And yet with all this rugged pride of manhood and self-help, was there ever soul more tenderly affectionate, loyally submissive to what was really higher than he? Great souls are always loyally submissive, reverent to what is over them; only small mean souls are otherwise. I could not find a better proof of what I said the other day, That the sincere man was by nature the obedient man; that only in a World of Heroes was there loyal Obedience to the Heroic. The essence of originality is not that it be new: Johnson believed altogether in the old; he found the old opinions credible for him, fit for him; and in a right heroic manner lived under them. He is well worth study in regard to that. For we are to say that Johnson was far other than a mere man of words and formulas; he was a man of truths and facts. He stood by the old formulas; the happier was it for him that he could so stand: but in all formulas that he could stand by, there needed to be a most genuine substance. Very curious how, in that poor Paper-age, so barren, artificial, thick-quilted with Pedantries, Hearsays, the great Fact of this Universe glared in, forever wonderful, indubitable, unspeakable, divine-infernal, upon this man too! How he harmonized his Formulas with it, how he managed at all under such circumstances: that is a thing worth seeing. A thing "to be looked at with reverence, with pity, with awe." That Church of St. Clement Danes, where Johnson still worshipped in the era of Voltaire, is to me a venerable place.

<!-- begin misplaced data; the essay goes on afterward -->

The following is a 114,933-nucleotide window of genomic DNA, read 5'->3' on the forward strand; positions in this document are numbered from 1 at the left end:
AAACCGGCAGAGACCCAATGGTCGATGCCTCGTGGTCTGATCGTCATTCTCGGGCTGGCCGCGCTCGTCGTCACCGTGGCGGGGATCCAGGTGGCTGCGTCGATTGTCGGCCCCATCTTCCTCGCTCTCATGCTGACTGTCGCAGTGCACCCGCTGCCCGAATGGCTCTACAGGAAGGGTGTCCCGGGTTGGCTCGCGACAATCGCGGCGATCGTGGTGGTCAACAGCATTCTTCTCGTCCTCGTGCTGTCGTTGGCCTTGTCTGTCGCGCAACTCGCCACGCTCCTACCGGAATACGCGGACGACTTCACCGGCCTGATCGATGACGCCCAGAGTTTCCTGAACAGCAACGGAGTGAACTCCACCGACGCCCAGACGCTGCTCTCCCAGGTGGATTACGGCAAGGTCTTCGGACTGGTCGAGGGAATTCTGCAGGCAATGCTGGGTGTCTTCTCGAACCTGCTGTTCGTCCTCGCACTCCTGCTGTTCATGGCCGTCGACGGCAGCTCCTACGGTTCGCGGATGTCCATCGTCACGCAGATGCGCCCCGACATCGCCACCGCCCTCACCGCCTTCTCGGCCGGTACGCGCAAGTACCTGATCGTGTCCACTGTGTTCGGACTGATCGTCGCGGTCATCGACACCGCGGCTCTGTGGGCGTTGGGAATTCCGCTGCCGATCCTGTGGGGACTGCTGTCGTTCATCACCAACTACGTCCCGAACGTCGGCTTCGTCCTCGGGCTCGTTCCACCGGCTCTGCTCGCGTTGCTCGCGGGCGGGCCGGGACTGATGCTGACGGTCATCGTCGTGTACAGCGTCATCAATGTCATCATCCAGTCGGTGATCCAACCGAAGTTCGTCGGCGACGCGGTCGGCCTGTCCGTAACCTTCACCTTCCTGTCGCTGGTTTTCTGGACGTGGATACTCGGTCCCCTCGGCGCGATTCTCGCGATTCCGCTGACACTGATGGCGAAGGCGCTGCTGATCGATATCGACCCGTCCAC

It was in virtue of his sincerity, of his speaking still in some sort from the heart of Nature, though in the current artificial dialect, that Johnson was a Prophet. Are not all dialects "artificial"? Artificial things are not all false; — nay every true Product of Nature will infallibly shape itself; we may say all artificial things are, at the starting of them, true. What we call "Formulas" are not in their origin bad; they are indispensably good. Formula is method, habitude; found wherever man is found. Formulas fashion themselves as Paths do, as beaten Highways, leading toward some sacred or high object, whither many men are bent. Consider it. One man, full of heartfelt earnest impulse, finds out a way of doing somewhat, — were it of uttering his soul's reverence for the Highest, were it but of fitly saluting his fellow-man. An inventor was needed to do that, a poet; he has articulated the dim-struggling thought that dwelt in his own and many hearts. This is his way of doing that; these are his footsteps, the beginning of a "Path." And now see the second man travels naturally in the footsteps of his foregoer, it is the easiest method. In the footsteps of his foregoer; yet with improvements, with changes where such seem good; at all events with enlargements, the Path ever widening itself as more travel it — till at last there is a broad Highway whereon the whole world may travel and drive. While there remains a City or Shrine, or any Reality to drive to, at the farther end, the Highway shall be right welcome! When the City is gone, we will forsake the Highway. In this manner all Institutions, Practices, Regulated Things in the world have come into existence, and gone out of existence. Formulas all begin by being full of substance; you may call them the skin, the articulation into shape, into limbs and skin, of a substance that is already there: they had not been there otherwise. Idols, as we said, are not idolatrous till they become doubtful, empty for the worshipper's heart. Much as we talk against Formulas, I hope no one of us is ignorant withal of the high significance of true Formulas; that they were, and will ever be, the indispensablest furniture of our habitation in this world.—